In the late 1980s, the new turbulent leadership clashed with the old guard – the founders of the Jiye Sindh Mahaz – over violence, initiating a systematic and recurring process of fragmentation for the nationalist party. Other differences instilled division within the ranks: the question of the boycott of the electoral process, the place granted to non-ethnic Sindhis within parties and alliances, the links with criminal groups, and personal rivalries. Despite attempts at unification, factions within the Jiye Sindh Movement went from two in 1990 to about a dozen in the 2010s. Fragmentation led to the diversification of the repertoire of action of nationalist parties that claim G.M. Sayed’s heritage: some have abandoned the separatist goal and accept electoral politics; others follow non-violent non-electoral politics, in effect becoming pressure groups; and a small fraction has opted in the 2000s for armed struggle.
For the third generation, violence also came from the state. In November 1973, with the “disappearance” of a Hindu teacher from the University of Sindh, who was close to the Jiye Sindh Mahaz, Z.A. Bhutto initiated dealing with subversive political groups through extrajudicial killing, often named “enforced disappearances” in Pakistan. The various military operations initiated by the state from the 1980s in Sindh have often made an insufficient distinction between political opponents and criminals, thus creating widespread resentment within the population against the military.
Sindhi student leaders also distinguished themselves with their capacity to face violence and play a defensive role if needed, thus including violence in the repertoire of Sindhi nationalism. On September 30, 1988, a group of armed men on motorbikes drove through Urdu-speaking neighborhoods of Hyderabad and shot indiscriminately at people, leaving more than 250 dead, and initiating a series of killings against Sindhis in retaliation. Many think Qadir Magsi, the leader of the “Taraqqi Pasand” wing of the JSSF, had planned this move, along with the dacoit Janu Arain.
Ethnic violence contributed to segregating communities, as there was a significant migration of Urdu-speaking people who had settled in the countryside and the small towns of Sindh to the cities of Hyderabad and Karachi. Urban expansion established new ethnically homogeneous neighborhoods within these two cities, such as Latifabad and Qasimabad in Hyderabad.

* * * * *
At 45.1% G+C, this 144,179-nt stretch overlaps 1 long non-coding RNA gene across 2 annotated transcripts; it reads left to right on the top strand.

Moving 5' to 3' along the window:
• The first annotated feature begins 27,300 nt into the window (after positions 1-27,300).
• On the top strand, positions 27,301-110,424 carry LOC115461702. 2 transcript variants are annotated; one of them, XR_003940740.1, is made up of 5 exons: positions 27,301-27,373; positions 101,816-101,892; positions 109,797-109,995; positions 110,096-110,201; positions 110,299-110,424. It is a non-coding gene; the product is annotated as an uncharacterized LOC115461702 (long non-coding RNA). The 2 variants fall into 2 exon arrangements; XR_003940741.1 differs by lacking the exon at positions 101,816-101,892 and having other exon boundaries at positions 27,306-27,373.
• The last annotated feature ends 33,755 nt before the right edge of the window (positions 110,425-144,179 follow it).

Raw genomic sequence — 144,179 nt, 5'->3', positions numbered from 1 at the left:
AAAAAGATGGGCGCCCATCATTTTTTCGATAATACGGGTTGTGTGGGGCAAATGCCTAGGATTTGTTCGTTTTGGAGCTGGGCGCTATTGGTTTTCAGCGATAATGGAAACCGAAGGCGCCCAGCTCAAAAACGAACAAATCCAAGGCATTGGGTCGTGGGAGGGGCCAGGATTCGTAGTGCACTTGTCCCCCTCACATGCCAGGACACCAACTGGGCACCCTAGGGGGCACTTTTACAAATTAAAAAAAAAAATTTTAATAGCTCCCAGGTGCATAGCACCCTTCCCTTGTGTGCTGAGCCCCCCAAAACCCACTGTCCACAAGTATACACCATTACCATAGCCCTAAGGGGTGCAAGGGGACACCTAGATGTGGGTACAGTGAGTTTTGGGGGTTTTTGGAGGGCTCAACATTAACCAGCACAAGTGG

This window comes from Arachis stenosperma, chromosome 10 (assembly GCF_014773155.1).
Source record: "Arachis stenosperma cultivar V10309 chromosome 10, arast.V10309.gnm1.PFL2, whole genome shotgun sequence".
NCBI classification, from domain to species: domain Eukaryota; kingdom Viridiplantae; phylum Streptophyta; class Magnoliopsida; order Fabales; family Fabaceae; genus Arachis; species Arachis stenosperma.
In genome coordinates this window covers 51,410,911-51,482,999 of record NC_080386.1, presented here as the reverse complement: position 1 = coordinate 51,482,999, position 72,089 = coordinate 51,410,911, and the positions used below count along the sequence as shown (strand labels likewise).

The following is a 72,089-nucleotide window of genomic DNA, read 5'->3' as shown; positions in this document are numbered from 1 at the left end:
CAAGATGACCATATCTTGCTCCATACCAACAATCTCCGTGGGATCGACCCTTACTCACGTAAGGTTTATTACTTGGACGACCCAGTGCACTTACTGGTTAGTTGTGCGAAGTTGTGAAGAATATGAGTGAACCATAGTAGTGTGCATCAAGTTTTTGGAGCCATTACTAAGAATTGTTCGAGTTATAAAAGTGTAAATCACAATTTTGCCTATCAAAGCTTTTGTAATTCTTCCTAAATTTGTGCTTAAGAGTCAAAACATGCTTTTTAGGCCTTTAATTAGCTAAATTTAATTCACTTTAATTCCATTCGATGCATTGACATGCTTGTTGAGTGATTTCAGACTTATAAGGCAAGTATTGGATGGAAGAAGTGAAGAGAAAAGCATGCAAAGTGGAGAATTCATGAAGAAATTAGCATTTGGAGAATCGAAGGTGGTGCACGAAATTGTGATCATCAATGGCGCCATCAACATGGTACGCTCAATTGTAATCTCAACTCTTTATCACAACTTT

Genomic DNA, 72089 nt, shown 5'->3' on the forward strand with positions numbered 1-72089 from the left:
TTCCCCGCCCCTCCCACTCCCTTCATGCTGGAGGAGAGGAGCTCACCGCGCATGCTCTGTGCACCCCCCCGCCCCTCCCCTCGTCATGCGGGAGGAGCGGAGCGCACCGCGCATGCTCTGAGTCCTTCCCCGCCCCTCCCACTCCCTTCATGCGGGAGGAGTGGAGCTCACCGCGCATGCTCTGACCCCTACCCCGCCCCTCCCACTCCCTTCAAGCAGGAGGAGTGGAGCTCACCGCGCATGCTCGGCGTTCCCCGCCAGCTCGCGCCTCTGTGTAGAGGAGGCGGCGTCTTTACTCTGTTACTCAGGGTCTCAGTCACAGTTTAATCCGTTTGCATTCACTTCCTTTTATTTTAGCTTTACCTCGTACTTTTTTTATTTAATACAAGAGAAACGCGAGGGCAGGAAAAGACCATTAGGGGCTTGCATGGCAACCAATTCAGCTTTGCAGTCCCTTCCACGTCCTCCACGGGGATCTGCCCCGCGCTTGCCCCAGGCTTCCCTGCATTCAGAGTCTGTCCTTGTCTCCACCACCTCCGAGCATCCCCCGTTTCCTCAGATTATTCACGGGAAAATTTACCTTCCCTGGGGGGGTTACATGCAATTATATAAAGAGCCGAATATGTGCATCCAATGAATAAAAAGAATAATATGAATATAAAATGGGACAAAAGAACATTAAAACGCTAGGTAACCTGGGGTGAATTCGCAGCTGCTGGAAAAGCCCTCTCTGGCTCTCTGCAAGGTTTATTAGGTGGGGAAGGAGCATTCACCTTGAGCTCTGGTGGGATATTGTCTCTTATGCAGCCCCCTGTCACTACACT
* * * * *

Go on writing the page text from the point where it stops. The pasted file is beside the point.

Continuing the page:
The violent context within which nationalist activists were socialized left them more exposed than their elders to economic hardships. The overall atmosphere on university and college campuses deteriorated, pulling down the level and quality of education. The administration often closed campuses for months because of disturbances, increasing the duration to obtain degrees and lowering their value. Students who graduated from colleges and universities in Sindh were poorly trained to face the job market, with often poor spoken and written English and sometimes uncertain written Urdu. While many in the second generation had benefitted from Bhutto’s rise to power, young university graduates in Sindh in the 1980s risked being part of the urban proletariat in case of a failed social mobility. This situation was particularly the case for political workers who had been more involved in their activism than their studies. Moreover, because they boycotted most elections, nationalist parties had little to offer in terms of political career. Nationalist parties thus seemed to accept a role as pressure groups, able to raise issues then taken up by mainstream parties.